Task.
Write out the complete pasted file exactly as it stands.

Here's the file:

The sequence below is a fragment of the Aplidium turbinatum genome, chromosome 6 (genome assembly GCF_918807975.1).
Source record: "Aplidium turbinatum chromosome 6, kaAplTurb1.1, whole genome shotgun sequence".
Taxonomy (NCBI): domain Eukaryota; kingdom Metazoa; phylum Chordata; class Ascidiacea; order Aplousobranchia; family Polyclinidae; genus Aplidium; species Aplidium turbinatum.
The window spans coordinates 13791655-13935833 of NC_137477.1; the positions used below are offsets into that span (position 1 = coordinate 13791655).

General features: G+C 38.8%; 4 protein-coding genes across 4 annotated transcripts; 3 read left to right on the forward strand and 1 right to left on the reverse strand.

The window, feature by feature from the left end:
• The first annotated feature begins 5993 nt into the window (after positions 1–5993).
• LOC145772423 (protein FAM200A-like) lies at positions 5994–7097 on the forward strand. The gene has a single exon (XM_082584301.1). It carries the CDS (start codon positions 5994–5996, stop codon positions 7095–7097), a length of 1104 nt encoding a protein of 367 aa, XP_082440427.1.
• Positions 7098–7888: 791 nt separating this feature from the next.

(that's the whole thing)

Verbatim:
The sequence below is a fragment of the Aplidium turbinatum genome, chromosome 6 (genome assembly GCF_918807975.1).
Source record: "Aplidium turbinatum chromosome 6, kaAplTurb1.1, whole genome shotgun sequence".
Taxonomy (NCBI): domain Eukaryota; kingdom Metazoa; phylum Chordata; class Ascidiacea; order Aplousobranchia; family Polyclinidae; genus Aplidium; species Aplidium turbinatum.
The window spans coordinates 13791655-13935833 of NC_137477.1; the positions used below are offsets into that span (position 1 = coordinate 13791655).

General features: G+C 38.8%; 4 protein-coding genes across 4 annotated transcripts; 3 read left to right on the forward strand and 1 right to left on the reverse strand.

The window, feature by feature from the left end:
• The first annotated feature begins 5993 nt into the window (after positions 1–5993).
• LOC145772423 (protein FAM200A-like) lies at positions 5994–7097 on the forward strand. The gene has a single exon (XM_082584301.1). It carries the CDS (start codon positions 5994–5996, stop codon positions 7095–7097), a length of 1104 nt encoding a protein of 367 aa, XP_082440427.1.
• Positions 7098–7888: 791 nt separating this feature from the next.